IRS To Tax ‘Virtual Currencies’

A new report from the Government Accountability Office (GAO) warns that the Internal Revenue Service should do more to warn taxpayers that they could have some tax liability over their holdings in Internet-based “virtual currencies” like Linden Dollars or Bitcoins.

On May 15, the GAO released a report ordered by the Senate Committee on Finance entitled, “Virtual Economies and Currencies.”

“Transactions within virtual economies or using virtual currencies could produce taxable income in various ways, depending on the facts and circumstances of each transaction,” the report warns.

The GAO points out that online currencies that exist only within a certain program–like the “cash” used to buy weapons and items in video games–are not taxable if those currencies exist solely within their lone environment. But other online, “virtual currencies” are a bit less “virtual” in that they can be traded offline and used to purchase real things or can even be converted to U.S. dollars using various third party trading systems.

The latter, the GAO report states, could “pose various tax compliance risks.”

But there might be other worries in store for virtual currency users, things that are worse than merely paying taxes on the income, real or imagined, of virtual currencies. That worry is real-life crime.

In the same week in May that the GAO released its report, the Department of Homeland Security shut down a virtual currency trading service called Mt. Gox to prevent its trading in Bitcoins.

On May 14, DHS cut off links between the currency trading service Dwolla and Mt. Gox and put an end to the latter’s trading in Bitcoins. DHS even froze Mt. Gox’ assets. The reason DHS made this move is to prevent international drug dealers from doing business in Bitcoins because the online currency is often later turned into real-world currencies, including U.S. dollars.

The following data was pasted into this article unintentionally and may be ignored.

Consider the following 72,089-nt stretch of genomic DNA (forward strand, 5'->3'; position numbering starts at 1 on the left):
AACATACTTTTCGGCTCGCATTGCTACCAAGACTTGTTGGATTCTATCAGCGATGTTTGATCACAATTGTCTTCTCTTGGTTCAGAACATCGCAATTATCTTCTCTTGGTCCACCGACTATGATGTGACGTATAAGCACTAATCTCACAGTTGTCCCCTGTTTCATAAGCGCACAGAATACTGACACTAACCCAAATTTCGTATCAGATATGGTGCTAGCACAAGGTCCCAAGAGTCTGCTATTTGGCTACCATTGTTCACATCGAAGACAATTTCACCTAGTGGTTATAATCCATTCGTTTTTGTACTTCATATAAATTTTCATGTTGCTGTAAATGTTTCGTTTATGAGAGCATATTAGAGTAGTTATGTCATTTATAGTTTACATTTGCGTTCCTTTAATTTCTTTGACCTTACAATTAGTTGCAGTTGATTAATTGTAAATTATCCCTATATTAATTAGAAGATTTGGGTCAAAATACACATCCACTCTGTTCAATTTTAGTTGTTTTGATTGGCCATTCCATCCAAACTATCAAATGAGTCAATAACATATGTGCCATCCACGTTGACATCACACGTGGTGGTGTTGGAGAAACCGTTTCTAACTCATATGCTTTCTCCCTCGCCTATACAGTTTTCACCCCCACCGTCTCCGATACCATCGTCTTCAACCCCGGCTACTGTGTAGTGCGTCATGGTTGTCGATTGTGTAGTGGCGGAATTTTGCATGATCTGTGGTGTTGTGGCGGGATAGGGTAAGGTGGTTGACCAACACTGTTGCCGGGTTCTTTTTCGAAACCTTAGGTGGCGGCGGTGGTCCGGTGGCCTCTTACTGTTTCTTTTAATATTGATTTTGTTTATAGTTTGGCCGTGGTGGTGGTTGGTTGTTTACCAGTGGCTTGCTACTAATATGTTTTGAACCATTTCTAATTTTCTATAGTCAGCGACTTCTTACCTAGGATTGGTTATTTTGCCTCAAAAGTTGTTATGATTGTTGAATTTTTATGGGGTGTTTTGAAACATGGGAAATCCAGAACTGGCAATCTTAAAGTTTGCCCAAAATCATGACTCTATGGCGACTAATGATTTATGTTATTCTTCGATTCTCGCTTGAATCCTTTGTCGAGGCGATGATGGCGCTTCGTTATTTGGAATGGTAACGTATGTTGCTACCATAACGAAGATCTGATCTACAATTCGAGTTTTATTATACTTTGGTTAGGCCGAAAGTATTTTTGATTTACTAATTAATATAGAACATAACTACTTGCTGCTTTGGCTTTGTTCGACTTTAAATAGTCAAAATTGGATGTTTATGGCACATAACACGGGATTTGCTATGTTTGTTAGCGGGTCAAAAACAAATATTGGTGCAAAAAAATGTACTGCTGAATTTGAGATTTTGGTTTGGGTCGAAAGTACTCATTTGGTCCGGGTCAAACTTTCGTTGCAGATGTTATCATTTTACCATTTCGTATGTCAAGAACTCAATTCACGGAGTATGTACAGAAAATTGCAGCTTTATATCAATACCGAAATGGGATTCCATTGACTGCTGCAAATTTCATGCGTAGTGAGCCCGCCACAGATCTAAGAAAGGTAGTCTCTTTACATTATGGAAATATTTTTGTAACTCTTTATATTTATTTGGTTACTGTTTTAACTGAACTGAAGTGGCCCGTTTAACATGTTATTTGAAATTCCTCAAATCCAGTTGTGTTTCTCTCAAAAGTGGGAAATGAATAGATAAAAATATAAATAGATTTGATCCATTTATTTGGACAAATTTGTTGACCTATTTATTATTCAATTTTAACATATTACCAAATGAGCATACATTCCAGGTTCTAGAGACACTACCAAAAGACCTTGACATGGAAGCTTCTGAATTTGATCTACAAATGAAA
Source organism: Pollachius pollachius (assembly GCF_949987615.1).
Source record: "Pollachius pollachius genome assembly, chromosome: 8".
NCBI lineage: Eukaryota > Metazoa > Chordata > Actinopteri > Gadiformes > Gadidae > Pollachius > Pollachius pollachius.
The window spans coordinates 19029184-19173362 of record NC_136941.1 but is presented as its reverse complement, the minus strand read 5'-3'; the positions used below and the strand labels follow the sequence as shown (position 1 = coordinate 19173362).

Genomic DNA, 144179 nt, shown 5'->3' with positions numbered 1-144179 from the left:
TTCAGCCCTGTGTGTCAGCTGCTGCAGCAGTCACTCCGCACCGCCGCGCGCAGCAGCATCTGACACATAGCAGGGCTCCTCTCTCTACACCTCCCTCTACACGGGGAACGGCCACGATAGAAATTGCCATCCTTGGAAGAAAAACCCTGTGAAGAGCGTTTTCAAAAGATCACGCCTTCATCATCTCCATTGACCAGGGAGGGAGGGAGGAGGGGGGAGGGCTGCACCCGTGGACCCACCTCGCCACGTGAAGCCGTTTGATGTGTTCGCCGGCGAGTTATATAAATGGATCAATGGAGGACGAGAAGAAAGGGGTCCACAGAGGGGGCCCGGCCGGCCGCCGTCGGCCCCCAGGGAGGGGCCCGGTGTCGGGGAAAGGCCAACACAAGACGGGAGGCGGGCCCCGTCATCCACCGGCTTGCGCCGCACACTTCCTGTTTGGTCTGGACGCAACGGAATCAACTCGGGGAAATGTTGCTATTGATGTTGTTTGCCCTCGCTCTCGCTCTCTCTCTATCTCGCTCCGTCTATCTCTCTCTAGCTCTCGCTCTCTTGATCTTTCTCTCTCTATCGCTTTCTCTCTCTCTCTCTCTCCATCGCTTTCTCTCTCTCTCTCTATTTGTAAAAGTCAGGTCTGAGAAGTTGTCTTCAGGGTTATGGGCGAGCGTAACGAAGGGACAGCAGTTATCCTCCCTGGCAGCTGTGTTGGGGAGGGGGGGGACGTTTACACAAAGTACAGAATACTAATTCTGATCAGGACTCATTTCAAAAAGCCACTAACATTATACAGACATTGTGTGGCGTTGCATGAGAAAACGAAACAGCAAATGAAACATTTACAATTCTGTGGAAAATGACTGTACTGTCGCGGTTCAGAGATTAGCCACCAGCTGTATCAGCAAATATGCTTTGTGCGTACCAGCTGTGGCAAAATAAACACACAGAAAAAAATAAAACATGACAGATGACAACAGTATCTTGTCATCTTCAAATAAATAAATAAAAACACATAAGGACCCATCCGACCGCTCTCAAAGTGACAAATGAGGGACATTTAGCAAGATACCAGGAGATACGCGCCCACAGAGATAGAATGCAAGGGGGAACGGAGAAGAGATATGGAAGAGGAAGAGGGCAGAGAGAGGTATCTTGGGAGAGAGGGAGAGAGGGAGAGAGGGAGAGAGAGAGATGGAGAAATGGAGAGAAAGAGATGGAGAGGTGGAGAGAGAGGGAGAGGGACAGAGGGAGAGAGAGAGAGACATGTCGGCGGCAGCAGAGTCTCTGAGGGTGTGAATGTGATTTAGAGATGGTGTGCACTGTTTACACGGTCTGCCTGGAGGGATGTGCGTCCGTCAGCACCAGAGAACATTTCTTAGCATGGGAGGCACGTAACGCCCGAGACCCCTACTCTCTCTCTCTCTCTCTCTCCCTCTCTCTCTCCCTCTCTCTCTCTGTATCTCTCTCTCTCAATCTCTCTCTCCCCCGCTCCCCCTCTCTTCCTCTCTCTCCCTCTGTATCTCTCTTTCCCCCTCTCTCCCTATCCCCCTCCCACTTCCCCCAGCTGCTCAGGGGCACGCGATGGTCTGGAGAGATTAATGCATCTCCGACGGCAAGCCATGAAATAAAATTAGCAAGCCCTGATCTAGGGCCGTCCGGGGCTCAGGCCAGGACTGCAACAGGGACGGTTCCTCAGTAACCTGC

Using a “confidential informant” DHS explained how Mt. Gox and Bitcoins are used for criminal purposes.

Mt. Gox acts as a digital currency exchange where customers open accounts and fund the respective accounts with fiat currency, which is then exchanged into crypto-currency by Mt. Gox; the crypto-currency is known as bitcoin. Fiat currency simply refers to any money that a government has declared to be legal tender. The exchange is bidirectional and allows customers to also exchange bitcoins back into fiat currency, and then withdraw those funds. The exchange of fiat currency and bitcoins incurs a floating rate fee charged by Mt. Gox and is determined by the customer’s aggregate amount of funds exchanged on a monthly basis.

For years virtual currencies have been sold as a new world order, currencies that are above the normal world of laws, taxes, and national borders. But it appears that with the IRS looking at ways to tax them and security agencies looking for ways to stop terrorists and drug dealers from profiting from them, that notion that virtual currencies are above the law is no longer as axiomatic as proponents have claimed.

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